Companies active in extraction through drilling (Directive 92/91/EEC) are mainly large and medium-sized. The on-site evaluation showed that safety and health management in various companies operating in different Member States is fairly similar. As a rule they are aware of the specific risks in the sector and even competitors generally share information on health and safety issues. Daily health and safety management involves meetings, supervision and work permits, which are required for jobs that involve especially hazardous situations in line with the Directive.
Companies involved in the open-cast mining of coal, metal ores and industrial minerals (Directive 92/104/EEC) are mainly large and often use automated processes. They generally believe that health and safety measures can generate profits, and not only costs, and that the latter are generally lower than the costs resulting from occupational accidents and diseases. Such companies often find it a big challenge to convince their workers of the relevance of health and safety measures. By contrast, companies involved in ornamental stone-quarrying are mainly SMEs: these are often family-owned with from three to ten workers, they frequently employ manual processes, and their workers are more directly exposed to such risks as dust and falling rocks. SMEs are likely to consider health and safety measures a bother and a burden and tend not to implement the requirements of the Directive comprehensively.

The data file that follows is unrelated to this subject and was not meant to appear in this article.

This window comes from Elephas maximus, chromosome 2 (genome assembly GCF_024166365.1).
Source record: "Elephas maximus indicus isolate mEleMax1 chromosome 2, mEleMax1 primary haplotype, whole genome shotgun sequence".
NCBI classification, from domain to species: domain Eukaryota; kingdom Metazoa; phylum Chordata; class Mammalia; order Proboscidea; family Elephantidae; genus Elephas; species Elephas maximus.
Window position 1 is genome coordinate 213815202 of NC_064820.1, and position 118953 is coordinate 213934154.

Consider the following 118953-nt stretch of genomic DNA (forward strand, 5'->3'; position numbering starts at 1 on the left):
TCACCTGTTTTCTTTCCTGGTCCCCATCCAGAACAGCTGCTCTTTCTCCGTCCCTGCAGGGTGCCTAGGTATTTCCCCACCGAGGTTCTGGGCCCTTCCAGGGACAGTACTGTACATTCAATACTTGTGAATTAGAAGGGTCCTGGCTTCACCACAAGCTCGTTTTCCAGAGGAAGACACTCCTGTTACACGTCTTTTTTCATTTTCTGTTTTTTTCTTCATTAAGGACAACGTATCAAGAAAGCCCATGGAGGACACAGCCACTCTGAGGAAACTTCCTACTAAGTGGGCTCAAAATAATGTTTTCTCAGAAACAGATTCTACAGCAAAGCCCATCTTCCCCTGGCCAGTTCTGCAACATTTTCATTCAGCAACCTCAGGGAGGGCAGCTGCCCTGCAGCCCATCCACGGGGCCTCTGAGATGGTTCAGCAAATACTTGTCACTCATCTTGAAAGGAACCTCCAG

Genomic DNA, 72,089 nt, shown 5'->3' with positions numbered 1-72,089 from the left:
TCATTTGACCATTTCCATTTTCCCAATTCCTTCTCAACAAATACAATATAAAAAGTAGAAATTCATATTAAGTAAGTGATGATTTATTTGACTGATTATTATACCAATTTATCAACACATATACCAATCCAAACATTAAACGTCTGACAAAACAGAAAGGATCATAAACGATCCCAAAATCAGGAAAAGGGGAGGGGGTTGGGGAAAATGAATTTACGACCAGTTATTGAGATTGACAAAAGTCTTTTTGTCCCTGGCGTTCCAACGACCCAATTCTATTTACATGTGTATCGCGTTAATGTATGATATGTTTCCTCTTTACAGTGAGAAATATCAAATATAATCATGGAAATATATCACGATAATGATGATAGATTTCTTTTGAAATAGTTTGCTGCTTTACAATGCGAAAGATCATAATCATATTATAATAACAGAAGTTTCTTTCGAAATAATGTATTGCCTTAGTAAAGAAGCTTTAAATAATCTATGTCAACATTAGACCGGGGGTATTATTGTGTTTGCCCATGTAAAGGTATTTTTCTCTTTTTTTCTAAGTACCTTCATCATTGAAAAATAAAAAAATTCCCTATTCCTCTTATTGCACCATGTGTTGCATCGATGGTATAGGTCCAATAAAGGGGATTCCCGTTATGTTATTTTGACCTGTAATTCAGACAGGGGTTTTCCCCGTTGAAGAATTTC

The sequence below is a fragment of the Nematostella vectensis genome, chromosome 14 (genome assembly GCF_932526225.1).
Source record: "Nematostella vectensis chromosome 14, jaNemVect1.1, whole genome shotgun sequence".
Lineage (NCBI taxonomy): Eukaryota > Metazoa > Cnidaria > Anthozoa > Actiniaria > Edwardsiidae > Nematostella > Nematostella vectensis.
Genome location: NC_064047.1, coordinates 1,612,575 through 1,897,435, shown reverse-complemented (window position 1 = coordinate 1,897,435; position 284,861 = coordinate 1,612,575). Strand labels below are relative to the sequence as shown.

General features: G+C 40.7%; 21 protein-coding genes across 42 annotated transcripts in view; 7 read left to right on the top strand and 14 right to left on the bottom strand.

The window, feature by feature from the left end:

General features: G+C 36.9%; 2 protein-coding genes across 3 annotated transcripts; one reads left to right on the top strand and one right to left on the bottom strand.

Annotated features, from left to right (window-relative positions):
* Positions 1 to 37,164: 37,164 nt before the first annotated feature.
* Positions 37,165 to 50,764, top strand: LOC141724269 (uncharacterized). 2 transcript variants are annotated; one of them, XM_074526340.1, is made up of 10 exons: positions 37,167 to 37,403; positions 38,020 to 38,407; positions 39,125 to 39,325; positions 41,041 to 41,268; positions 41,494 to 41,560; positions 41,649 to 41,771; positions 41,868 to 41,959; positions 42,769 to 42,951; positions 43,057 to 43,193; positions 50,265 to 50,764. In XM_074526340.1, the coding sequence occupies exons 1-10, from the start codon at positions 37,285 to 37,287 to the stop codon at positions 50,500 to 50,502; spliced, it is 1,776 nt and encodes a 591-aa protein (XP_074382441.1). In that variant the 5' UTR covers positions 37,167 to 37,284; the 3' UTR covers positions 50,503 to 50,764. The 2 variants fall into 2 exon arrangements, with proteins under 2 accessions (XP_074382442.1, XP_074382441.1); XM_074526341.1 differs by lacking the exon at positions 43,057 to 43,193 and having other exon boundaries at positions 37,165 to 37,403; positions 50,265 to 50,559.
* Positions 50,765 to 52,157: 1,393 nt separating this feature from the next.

BOX: SMEs need more support for putting an effective health and safety policy in place. This should be provided by the Member States, to effectively address the specific features of the companies concerned. The Member States should include this issue in their national strategies to be adopted under the Community strategy on health and safety at work (2007-12).
Articles 3(1)(a) of the two Directives require employers to take the necessary measures to safeguard workers’ health and safety by ensuring that workplaces are designed, constructed, equipped, commissioned, operated and maintained in such a way that workers can perform the work assigned to them without endangering their safety and/or health and/or those of other workers.